Hamilton Place was one of the first mansions built in Holly Springs. This home was originally built in the Federal style in 1840 by William F. Mason (1800-1876), an early settler in Holly Springs. Mason built this home on what was then the outskirts of the town, though it had a direct view of the Holly Springs square and courthouse down the Memphis street. Mason allegedly stated “my front door is in town, my back door is in the woods.”
In 1853 William Mason built another mansion just down the street from this house, now called The Magnolias, and subsequently sold this house, for $10,000, to Ransom H. Byrne, a wealthy planter who soon doubled the size of this home and added a great two-story collonaded portico, converting the original Federal home into a Greek Revival mansion (see picture above). Byrne is also known as the man who deeded to the City of Holly Springs, in 1845, the area which would become Hillcrest Cemetery.
In 1859, Ransom Byrne sold the house to a New Orleans firm, called Rugby, Blair and Company, for $15,000. Though the firm continued to own the house, it was rented to William Mason’s son, Carrington Mason (1835-1915) , and his wife Maria, who lived in the house during the Civil War.
There is a well-known story associated with Hamilton Place which occurred here during the Civil War, and known as the moment when “music saved Holly Springs”. After Confederate General Earl Van Dorn’s raid against Union-occupied Holly Springs in December 1863, Union soldiers were sent to re-gain control over the town and possibly even destroy it in retaliation for the destruction of Union property. When the Union soldiers, led by General Benjamin Grierson, arrived at Hamilton Place, they were welcomed by Maria Mason who began playing for the soldiers on her Steinway piano, allegedly persuading the General and his soldiers (through her hospitality and musical skill) to spare the town.
After the end of the Civil War, Carrington Mason and his family moved to Memphis, and the house was involved in some litigation between the members of the Rugby, Blair and Company firm who owned the house. In 1868, the Catholic Sisters of Nazareth Convent, from Kentucky, arrived in Holly Springs and opened a Catholic girls school in the house, called Bethlehem Academy. A year later, the Academy outgrew the house and moved to the Pointer House.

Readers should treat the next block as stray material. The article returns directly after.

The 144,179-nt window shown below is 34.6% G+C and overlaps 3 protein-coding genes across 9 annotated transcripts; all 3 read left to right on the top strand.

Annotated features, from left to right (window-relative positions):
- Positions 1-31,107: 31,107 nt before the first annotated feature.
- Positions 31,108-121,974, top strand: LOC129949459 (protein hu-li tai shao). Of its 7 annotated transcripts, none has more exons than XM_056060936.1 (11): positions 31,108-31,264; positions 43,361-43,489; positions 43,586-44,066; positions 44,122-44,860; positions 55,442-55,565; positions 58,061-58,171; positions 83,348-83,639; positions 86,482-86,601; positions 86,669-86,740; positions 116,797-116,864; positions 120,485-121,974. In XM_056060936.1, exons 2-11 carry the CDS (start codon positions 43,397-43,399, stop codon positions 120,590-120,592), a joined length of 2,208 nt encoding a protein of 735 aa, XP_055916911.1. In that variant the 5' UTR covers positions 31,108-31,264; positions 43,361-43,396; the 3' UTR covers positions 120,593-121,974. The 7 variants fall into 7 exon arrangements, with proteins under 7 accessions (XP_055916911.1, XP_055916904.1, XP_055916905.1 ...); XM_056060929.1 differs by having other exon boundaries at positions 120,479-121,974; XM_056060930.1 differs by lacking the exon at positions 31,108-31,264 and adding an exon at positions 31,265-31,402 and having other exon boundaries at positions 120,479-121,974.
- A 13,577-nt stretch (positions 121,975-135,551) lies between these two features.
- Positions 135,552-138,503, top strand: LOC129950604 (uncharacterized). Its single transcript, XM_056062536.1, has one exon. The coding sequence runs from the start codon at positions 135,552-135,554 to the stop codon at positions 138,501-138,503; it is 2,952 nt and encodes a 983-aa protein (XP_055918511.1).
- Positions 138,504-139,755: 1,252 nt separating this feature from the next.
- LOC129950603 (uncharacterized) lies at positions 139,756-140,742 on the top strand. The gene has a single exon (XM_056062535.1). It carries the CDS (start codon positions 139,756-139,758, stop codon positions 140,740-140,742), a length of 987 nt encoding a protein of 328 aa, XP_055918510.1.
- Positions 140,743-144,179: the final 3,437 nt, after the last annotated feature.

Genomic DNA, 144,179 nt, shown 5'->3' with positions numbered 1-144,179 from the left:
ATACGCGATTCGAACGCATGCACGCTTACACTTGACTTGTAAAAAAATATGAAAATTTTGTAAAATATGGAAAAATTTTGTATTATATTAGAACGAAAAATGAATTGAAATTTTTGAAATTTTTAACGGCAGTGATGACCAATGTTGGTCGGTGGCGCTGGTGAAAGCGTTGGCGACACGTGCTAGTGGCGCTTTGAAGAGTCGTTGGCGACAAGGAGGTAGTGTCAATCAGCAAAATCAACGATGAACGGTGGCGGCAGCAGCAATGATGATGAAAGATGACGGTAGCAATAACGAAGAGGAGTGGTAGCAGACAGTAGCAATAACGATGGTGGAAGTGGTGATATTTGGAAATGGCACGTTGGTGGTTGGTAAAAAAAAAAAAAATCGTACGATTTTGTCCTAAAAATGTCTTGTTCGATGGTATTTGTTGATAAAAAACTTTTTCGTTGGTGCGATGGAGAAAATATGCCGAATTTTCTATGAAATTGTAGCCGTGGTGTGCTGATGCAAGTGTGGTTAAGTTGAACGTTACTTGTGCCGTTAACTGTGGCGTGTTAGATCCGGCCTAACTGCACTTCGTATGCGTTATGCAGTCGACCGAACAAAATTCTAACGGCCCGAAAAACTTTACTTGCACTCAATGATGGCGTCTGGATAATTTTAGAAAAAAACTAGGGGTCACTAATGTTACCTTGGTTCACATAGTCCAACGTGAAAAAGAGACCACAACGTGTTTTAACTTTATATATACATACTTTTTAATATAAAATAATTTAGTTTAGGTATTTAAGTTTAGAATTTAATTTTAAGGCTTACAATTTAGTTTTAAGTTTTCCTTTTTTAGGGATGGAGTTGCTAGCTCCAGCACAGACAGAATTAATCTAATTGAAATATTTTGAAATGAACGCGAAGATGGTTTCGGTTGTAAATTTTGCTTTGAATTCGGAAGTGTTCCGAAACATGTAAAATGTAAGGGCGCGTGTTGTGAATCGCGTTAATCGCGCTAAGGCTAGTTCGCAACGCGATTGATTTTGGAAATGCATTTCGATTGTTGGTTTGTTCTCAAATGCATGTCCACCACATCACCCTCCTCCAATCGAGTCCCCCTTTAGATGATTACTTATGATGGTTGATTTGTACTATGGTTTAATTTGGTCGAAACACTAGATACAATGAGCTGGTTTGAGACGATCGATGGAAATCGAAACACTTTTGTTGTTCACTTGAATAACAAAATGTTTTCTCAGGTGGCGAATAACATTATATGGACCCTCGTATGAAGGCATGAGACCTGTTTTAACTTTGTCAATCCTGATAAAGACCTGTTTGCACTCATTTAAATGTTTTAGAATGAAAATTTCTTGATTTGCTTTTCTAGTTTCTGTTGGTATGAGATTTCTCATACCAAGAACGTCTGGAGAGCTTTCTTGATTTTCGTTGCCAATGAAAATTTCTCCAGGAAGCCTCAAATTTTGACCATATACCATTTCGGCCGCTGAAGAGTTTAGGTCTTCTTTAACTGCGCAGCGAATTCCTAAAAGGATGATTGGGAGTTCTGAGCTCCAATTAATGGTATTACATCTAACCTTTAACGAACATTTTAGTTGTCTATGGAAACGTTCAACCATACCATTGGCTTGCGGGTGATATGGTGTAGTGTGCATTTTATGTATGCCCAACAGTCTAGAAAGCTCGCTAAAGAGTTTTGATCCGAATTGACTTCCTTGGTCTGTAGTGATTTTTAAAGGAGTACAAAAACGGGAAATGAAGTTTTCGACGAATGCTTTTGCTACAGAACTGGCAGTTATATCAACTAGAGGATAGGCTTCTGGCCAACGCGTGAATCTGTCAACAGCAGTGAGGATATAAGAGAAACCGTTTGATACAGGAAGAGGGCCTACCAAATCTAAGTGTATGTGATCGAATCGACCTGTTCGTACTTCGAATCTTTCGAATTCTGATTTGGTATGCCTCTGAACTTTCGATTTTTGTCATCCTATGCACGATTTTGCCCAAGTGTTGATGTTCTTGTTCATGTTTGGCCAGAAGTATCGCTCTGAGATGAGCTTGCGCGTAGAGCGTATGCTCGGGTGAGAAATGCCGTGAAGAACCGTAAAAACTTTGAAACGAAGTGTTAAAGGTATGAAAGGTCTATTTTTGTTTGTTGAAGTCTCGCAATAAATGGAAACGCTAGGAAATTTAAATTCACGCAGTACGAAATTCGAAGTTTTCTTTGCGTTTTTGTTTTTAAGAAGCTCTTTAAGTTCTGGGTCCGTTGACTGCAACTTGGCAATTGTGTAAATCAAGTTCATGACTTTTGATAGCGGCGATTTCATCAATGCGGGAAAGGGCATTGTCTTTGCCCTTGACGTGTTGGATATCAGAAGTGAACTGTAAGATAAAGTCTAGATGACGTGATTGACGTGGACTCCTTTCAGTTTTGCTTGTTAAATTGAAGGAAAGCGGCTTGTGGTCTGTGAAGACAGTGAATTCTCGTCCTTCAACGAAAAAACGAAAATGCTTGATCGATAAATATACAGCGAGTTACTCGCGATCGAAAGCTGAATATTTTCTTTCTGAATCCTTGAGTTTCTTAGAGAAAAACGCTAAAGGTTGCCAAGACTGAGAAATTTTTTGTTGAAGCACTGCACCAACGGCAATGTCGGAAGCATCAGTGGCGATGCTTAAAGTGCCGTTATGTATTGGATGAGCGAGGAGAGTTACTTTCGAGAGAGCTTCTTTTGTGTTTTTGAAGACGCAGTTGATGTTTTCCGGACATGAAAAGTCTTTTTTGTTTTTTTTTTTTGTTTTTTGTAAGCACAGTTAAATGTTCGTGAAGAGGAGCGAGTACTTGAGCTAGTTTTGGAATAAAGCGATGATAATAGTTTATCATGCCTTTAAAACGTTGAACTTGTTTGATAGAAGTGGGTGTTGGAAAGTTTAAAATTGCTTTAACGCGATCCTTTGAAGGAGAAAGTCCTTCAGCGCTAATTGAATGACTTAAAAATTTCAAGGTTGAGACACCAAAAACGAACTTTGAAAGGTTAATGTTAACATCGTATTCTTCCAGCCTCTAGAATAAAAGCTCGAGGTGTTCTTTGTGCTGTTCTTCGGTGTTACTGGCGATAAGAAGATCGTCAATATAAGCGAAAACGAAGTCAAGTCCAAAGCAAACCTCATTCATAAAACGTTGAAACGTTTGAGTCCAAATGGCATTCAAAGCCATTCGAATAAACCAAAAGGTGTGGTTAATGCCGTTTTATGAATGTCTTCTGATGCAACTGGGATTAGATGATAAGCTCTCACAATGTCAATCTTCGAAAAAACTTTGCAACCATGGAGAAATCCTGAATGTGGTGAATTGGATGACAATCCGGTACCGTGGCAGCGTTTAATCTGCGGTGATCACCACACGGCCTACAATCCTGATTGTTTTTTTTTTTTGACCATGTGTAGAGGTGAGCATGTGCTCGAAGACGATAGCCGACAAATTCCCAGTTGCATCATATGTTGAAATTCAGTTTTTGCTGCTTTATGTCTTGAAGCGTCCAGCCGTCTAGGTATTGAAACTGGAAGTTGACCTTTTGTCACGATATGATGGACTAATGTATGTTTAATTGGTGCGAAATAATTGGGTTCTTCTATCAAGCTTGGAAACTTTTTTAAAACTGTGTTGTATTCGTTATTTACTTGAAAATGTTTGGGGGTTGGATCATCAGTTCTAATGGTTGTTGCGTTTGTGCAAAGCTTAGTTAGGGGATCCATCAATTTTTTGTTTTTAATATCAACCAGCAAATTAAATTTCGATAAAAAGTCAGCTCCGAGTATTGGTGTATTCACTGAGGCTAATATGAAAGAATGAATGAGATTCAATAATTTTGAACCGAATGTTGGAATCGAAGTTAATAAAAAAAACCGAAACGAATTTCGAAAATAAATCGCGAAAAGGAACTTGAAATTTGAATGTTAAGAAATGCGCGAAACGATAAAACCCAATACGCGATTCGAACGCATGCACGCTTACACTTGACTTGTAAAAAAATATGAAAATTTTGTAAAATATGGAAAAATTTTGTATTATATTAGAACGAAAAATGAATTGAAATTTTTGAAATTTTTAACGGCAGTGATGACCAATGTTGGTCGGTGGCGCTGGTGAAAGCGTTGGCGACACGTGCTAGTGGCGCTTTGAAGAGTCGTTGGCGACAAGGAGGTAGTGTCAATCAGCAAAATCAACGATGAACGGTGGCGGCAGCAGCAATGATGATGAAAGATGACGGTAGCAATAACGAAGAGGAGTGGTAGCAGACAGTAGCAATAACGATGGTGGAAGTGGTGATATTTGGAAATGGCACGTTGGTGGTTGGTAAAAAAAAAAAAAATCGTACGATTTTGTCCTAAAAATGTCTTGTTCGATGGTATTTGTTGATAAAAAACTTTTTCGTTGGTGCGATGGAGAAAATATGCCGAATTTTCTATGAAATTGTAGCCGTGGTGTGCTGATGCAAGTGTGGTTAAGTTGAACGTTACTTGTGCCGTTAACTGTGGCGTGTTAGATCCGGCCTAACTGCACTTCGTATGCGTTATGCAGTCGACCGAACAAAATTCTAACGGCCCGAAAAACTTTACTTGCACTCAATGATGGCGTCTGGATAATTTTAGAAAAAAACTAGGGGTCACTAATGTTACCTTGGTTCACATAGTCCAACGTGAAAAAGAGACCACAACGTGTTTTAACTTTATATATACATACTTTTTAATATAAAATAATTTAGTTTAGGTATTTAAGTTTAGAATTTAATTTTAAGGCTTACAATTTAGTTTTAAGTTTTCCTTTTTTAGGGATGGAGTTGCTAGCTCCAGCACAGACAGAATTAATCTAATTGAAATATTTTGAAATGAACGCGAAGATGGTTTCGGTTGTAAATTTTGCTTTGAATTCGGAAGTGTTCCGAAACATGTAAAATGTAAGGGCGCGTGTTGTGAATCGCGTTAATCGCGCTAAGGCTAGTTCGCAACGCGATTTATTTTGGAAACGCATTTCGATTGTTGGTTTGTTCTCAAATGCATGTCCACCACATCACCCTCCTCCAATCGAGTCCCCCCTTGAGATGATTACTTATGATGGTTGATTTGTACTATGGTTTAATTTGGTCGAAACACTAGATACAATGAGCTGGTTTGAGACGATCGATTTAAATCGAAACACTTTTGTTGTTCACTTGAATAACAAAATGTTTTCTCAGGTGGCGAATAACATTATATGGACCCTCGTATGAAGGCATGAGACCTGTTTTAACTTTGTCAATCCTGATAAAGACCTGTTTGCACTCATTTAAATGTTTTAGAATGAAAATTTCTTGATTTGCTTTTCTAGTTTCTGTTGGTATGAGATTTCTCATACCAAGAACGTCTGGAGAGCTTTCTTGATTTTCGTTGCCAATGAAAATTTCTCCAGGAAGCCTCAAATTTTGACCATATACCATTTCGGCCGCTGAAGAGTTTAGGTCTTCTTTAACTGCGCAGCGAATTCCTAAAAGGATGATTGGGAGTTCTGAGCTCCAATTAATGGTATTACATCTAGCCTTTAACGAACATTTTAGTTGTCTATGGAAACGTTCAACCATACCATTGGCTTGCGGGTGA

In 1871 the house was bought by Judge Orlando Davis (1813-1898). Judge Davis and his family lived here until 1902, when the house and surrounding land was sold to Dr. Sam D. Hamilton (1851-1906), whose family lived here for many years and gave the house its name. Between 1920 and 1976 the house was owned by Dr. Hamilton’s daughter Lillie Hamilton Arrington (1886-1975) and her husband James Arrington. Lillie Arrington sold much of the land to the south of this house to the City of Holly Springs, which created the Arrington Subdivision from the land.
In 1920, Hamilton Place was struck by lightning twice during the same thunderstorm, and the house caught on fire. The second story was completely destroyed, and the Arringtons rebuilt the house as a one-story Craftsman Bungalow, a popular architectural style at the time (see picture above). The first floor remained largely the same, with the addition of a large front gable with typical Craftsman styling.
In 1976, the heirs of Lillie Hamilton Arrington sold the house to Thomas Jackson Stubbs and his wife Linda Stubbs. The Stubbs initiated the house’s fourth major architectural alteration by removing much of the earlier Craftsman styling and restoring the house to a more “period” style, with front dormers and a large front gallery porch.
In 1994 the house was purchased by Bobby and Kathy Clanton, who lived here until 2013. The Holt family has lived in Hamilton Place since 2013.
Hamilton Place has elements from the Federal, Greek Revival, and Craftsman styles. In its current form, Hamilton Place is a one-and-a-half-story brick house, with a hip-roof with three front dormers. A five-bay gallery porch is supported by Tuscan colonettes and a balustrade. The main entrance, with its transom and sidelights, dates from the original Federal and Greek Revival houses.
Thanks to Bobby Mitchell and Hubert McAlexander for providing much of the preceding history, and for clarifying some of this house’s long and interesting history.